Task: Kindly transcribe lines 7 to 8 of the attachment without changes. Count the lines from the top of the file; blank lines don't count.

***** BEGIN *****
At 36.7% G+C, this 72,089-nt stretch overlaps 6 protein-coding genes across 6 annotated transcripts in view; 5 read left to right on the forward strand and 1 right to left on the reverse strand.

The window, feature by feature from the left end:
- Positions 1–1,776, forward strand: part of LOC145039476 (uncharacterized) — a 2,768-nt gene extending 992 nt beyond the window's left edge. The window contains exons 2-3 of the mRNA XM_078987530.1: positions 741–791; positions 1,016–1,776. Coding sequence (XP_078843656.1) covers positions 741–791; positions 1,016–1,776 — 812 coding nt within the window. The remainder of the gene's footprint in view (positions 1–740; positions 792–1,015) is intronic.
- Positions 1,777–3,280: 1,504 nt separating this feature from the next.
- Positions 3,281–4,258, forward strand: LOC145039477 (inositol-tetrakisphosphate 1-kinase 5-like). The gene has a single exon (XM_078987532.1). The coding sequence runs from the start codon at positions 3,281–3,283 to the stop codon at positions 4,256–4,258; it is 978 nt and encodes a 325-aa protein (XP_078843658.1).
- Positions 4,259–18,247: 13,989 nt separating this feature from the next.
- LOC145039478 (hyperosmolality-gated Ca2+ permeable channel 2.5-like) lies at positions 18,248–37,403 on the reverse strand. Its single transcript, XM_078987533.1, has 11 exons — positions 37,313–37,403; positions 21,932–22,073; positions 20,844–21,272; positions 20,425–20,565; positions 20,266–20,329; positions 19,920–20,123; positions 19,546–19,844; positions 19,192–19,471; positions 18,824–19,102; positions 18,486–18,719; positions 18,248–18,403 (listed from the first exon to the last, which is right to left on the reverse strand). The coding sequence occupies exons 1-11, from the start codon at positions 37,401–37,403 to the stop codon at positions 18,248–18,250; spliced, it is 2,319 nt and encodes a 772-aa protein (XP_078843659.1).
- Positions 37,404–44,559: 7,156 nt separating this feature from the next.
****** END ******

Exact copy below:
- LOC145039478 (hyperosmolality-gated Ca2+ permeable channel 2.5-like) lies at positions 18,248–37,403 on the reverse strand. Its single transcript, XM_078987533.1, has 11 exons — positions 37,313–37,403; positions 21,932–22,073; positions 20,844–21,272; positions 20,425–20,565; positions 20,266–20,329; positions 19,920–20,123; positions 19,546–19,844; positions 19,192–19,471; positions 18,824–19,102; positions 18,486–18,719; positions 18,248–18,403 (listed from the first exon to the last, which is right to left on the reverse strand). The coding sequence occupies exons 1-11, from the start codon at positions 37,401–37,403 to the stop codon at positions 18,248–18,250; spliced, it is 2,319 nt and encodes a 772-aa protein (XP_078843659.1).
- Positions 37,404–44,559: 7,156 nt separating this feature from the next.